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The phone call that changed Tamil Nadu's politics
Wednesday March 12, 2014 10:05 PM, R. Rajagopalan, IANS

Weeks after it happened, people are here still talking of the phone call between two women chief ministers that changed the contours of Tamil Nadu's politics. It was a phone call from Tamil Nadu's J. Jayalalitha to West Bengal's Mamta Banerjee, discussing the possibility of a "Federal Front" after the Lok Sabha elections. And it created a storm in the southern state's political circles whose reverberations are still being felt.

During the conversation, Jayalalitha acknowledged Banerjee's warmth - that the Trinamool Congress chief has no reservations on her heading the union government after the elections if the numbers work out, that is. And Banerjee was celebrating the "blow" Jayalalitha administrated to the Left by calling off a proposed alliance in the so-called Third Front.

Jayalalitha wants to secure the maximum number of seats of the 40 at stake, including one from Puducherry, as for her, every MP counts. She aspires for the AIADMK to become a key player in the next union government - if none of the UPA and NDA get enough seats on their own to acquire a majority.

While the two women political leaders rejoiced, the political strategies of Muthuvel Karunanidhi's DMK and actor Vijayakant's DMDK swiftly changed. Karunanidhi deputed his lieutenants to New Delhi to meet the CPI-M's Prakash Karat to clinch a deal. Vijayakant sent his brother-in-law to New Delhi to meet BJP leaders Rajnath Singh and Nitin Gadkari.

Another interesting aspect of Tamil Nadu politics is that except for Jayalalitha, the other major players - Karunanidhi, Vijayakant, Ramadoss and Vaiko - are focused on the 2016 assembly elections and the possible alliances then.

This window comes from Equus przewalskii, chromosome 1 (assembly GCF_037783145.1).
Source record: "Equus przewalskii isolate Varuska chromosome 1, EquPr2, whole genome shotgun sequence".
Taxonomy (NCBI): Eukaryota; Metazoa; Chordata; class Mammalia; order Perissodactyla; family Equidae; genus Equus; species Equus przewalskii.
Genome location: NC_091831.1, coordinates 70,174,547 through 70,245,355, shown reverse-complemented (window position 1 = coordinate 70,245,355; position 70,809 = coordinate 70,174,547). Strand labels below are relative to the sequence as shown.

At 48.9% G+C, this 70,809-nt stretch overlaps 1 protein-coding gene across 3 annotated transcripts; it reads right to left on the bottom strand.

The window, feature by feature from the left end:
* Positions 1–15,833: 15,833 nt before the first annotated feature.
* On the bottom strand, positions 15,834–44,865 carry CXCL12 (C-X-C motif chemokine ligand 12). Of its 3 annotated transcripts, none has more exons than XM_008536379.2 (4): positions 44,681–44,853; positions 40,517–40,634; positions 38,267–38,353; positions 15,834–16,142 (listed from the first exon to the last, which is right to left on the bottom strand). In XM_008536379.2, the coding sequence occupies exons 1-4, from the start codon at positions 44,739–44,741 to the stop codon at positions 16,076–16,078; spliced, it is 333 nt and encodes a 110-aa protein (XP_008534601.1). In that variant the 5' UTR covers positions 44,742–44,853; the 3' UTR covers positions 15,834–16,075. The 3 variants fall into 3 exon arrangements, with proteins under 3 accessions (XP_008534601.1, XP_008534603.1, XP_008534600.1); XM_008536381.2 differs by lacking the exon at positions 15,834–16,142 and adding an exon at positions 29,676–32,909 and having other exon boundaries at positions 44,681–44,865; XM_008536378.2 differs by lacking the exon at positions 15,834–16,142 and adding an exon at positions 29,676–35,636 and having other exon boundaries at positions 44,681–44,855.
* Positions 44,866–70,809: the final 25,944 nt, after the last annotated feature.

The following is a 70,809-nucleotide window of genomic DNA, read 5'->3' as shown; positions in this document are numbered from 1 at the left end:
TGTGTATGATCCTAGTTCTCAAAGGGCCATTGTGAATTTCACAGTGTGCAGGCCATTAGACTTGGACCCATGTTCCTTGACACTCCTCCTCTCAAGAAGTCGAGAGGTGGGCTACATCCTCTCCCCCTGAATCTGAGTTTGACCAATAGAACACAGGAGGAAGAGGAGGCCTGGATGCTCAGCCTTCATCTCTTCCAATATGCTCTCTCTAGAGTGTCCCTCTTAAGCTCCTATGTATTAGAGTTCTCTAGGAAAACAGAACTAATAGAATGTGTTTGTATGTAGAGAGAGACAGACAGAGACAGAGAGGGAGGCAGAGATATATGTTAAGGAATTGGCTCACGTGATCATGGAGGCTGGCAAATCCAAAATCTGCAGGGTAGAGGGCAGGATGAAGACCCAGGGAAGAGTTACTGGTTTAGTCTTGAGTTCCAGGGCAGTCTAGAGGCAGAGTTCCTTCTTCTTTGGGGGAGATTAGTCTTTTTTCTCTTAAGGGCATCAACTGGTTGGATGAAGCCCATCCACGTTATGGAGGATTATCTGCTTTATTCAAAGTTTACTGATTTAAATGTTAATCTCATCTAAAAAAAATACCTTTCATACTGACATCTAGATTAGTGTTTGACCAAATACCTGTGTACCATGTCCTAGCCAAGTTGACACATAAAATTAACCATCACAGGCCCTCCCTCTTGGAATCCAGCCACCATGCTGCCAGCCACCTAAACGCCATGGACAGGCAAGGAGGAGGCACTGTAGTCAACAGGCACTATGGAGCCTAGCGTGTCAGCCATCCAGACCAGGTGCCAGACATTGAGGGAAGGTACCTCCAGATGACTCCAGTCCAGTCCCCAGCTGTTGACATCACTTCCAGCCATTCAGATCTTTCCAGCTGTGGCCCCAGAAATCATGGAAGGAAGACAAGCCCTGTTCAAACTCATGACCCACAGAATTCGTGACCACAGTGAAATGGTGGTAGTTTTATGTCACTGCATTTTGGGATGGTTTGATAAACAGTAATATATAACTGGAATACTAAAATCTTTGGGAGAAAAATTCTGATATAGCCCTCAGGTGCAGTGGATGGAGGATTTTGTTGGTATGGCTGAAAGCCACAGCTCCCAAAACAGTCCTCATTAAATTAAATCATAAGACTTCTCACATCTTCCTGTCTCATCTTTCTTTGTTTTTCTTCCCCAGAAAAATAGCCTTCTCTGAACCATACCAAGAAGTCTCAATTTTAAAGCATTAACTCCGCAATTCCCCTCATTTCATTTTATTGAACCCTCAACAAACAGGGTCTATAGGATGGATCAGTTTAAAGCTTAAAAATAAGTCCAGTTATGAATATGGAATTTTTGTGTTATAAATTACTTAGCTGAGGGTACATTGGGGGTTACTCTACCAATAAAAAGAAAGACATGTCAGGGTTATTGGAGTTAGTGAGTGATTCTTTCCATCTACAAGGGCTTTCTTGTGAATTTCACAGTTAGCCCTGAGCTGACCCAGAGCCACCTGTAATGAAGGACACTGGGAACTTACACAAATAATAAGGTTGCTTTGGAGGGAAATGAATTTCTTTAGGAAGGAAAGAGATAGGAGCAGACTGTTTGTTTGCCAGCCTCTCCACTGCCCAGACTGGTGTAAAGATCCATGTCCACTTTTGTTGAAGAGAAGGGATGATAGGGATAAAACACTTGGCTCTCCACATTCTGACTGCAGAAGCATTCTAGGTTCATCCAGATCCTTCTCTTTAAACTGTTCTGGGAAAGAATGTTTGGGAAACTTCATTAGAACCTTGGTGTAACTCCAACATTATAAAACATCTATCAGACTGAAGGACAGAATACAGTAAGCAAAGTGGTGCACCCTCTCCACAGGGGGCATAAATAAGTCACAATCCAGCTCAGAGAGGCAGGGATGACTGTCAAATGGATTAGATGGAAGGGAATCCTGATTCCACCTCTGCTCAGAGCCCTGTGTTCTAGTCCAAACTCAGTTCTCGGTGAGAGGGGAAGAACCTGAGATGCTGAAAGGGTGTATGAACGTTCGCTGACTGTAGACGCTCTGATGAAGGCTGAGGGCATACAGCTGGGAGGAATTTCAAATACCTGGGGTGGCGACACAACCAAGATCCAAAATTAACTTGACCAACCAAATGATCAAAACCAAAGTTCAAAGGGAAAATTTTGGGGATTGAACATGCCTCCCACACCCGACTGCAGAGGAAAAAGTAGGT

None of the senior Tamil Nadu leaders, except for Jayalalitha, want to maximise their presence in the Lok Sabha. What is their hidden agenda? To prevent the Congress getting a foothold. Both Jayalalitha and Karunanidhi want the state Congress decimated.

The shrewed political manipulation was thanks to Karunanidhi's son M.K. Stalin. It was he who rejected the idea of an alliance with the Congress, saying the DMK should instead focus on the 2016 assembly polls.

The other major development of Tamil Nadu politics is a formidable combination conceived by the BJP's prime ministerial candidate Narendra Modi - an alliance with the DMDK and also to rope in Vaiko's MDMK and Ramadoss' PMK. If such a combination goes viral with Modi addressing three or four rallies, the BJP will not only will gain in organisational strength but could also claim the second slot in the state's politics.

There are some political pundits who bet that a Vijayakant-led front will see Jayalalitha getting the minimum seats and pushing the DMK to the third slot. Vijayakant's DMDK has such a mass voter following in many parts of Tamil Nadu that the BJP wants to capitalise on this in formulating a strategy for the 2016 assembly polls.

The DMK is a cadre-based political party but ridden with family quarrels. The DMK has also fielded many of Karunanidhi relatives. Thus, after the Karunanidhi era (he is 89), many senior DMK leaders may prefer to go with the AIADMK or the DMDK - and few with the MDMK.

(R. Rajagopalan can be contacted at rajagopalan1951@gmail.com)



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